Infrared light curves of transiting hot Jupiters present a trend in which the atmospheres of the hottest planets are less efficient at redistributing the stellar energy absorbed on their daysides - and thus have a larger day-night temperature contrast - than colder planets. To this day, no predictive atmospheric model has been published that identifies which dynamical mechanisms determine the atmospheric heat redistribution efficiency on tidally locked exoplanets. Here we present a shallow-water model of the atmospheric dynamics on synchronously rotating planets that explains why heat redistribution efficiency drops as stellar insolation rises. Our model shows that planets with weak friction and weak irradiation exhibit a banded zonal flow with minimal day-night temperature differences, while models with strong irradiation and/or strong friction exhibit a day-night flow pattern with order-unity fractional day-night temperature differences. To interpret the model, we develop a scaling theory which shows that the timescale for gravity waves to propagate horizontally over planetary scales, τwave, plays a dominant role in controlling the transition from small to large temperature contrasts. This implies that heat redistribution is governed by a wave-like process, similar to the one responsible for the weak temperature gradients in the Earth's tropics. When atmospheric drag can be neglected, the transition from small to large day-night temperature contrasts occurs when , where τrad is the radiative relaxation time and Ω is the planetary rotation frequency. Alternatively, this transition criterion can be expressed as τrad ∼ τvert, where τvert is the timescale for a fluid parcel to move vertically over the difference in day-night thickness. These results subsume the more widely used timescale comparison for estimating heat redistribution efficiency between τrad and the horizontal day-night advection timescale, τadv. Only because τadv ∼ τvert for hot Jupiters does the commonly assumed timescale comparison between τrad and τadv yield approximately correct predictions for the heat redistribution efficiency.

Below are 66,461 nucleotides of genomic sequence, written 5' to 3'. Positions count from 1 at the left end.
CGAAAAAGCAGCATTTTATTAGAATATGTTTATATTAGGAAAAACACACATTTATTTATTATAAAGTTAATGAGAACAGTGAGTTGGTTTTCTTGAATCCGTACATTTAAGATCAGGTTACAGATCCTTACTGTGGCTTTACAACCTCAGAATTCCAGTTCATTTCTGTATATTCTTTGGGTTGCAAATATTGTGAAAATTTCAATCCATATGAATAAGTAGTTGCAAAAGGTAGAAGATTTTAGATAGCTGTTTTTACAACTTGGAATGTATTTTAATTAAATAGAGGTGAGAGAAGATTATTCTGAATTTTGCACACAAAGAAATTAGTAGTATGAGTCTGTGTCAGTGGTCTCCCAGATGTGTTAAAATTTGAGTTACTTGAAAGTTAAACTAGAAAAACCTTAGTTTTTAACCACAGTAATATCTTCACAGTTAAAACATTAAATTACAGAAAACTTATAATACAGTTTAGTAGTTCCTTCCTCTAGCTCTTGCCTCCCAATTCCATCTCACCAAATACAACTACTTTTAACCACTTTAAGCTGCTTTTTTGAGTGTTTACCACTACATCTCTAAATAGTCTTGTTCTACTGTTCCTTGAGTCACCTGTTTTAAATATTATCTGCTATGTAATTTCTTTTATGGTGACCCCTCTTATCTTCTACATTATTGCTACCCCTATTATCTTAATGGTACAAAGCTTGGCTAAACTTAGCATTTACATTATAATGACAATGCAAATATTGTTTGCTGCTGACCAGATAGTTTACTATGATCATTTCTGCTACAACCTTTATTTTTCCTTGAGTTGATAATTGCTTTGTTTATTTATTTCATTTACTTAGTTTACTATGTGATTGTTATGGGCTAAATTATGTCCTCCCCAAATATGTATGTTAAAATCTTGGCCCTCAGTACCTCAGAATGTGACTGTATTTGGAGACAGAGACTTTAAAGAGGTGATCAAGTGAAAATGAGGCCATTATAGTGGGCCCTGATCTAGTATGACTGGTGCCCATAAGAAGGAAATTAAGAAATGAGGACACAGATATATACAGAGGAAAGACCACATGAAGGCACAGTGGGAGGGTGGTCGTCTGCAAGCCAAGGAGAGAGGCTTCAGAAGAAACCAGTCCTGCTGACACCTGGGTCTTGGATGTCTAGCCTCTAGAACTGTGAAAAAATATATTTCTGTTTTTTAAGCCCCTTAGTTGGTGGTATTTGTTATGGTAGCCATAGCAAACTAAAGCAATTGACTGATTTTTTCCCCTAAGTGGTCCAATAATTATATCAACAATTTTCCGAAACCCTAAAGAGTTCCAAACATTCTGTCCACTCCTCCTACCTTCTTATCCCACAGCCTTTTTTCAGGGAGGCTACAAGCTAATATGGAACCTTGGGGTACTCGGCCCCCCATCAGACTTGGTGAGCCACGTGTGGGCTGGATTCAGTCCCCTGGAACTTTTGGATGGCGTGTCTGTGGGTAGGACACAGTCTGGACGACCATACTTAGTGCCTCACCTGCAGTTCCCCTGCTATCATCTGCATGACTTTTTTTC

- planets and satellites: atmospheres
- planets and satellites: individual (HD 189733b, HD 209458b, HD 149026b, HAT-P-7b, WASP-12b, WASP-18b)
ASJC Scopus subject areas
- Astronomy and Astrophysics
- Space and Planetary Science